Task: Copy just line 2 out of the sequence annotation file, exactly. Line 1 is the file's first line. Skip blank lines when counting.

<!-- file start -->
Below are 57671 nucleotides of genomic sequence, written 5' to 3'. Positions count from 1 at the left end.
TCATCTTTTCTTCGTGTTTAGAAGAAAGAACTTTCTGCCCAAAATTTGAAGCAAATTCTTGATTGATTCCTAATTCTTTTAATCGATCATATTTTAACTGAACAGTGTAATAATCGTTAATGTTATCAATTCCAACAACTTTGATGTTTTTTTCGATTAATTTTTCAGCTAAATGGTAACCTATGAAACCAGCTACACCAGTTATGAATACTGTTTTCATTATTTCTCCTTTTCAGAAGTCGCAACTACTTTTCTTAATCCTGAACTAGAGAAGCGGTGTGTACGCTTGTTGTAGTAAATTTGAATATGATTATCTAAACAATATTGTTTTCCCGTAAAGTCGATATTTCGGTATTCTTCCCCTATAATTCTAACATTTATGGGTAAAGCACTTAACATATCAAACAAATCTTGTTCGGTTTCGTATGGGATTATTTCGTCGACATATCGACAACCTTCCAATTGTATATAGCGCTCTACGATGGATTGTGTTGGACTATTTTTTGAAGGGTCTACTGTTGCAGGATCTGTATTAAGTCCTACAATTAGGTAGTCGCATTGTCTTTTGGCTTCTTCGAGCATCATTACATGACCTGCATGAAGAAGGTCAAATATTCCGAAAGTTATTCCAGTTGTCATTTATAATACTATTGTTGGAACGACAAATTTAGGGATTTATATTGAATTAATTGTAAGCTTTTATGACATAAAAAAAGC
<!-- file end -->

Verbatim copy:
TCATCTTTTCTTCGTGTTTAGAAGAAAGAACTTTCTGCCCAAAATTTGAAGCAAATTCTTGATTGATTCCTAATTCTTTTAATCGATCATATTTTAACTGAACAGTGTAATAATCGTTAATGTTATCAATTCCAACAACTTTGATGTTTTTTTCGATTAATTTTTCAGCTAAATGGTAACCTATGAAACCAGCTACACCAGTTATGAATACTGTTTTCATTATTTCTCCTTTTCAGAAGTCGCAACTACTTTTCTTAATCCTGAACTAGAGAAGCGGTGTGTACGCTTGTTGTAGTAAATTTGAATATGATTATCTAAACAATATTGTTTTCCCGTAAAGTCGATATTTCGGTATTCTTCCCCTATAATTCTAACATTTATGGGTAAAGCACTTAACATATCAAACAAATCTTGTTCGGTTTCGTATGGGATTATTTCGTCGACATATCGACAACCTTCCAATTGTATATAGCGCTCTACGATGGATTGTGTTGGACTATTTTTTGAAGGGTCTACTGTTGCAGGATCTGTATTAAGTCCTACAATTAGGTAGTCGCATTGTCTTTTGGCTTCTTCGAGCATCATTACATGACCTGCATGAAGAAGGTCAAATATTCCGAAAGTTATTCCAGTTGTCATTTATAATACTATTGTTGGAACGACAAATTTAGGGATTTATATTGAATTAATTGTAAGCTTTTATGACATAAAAAAAGC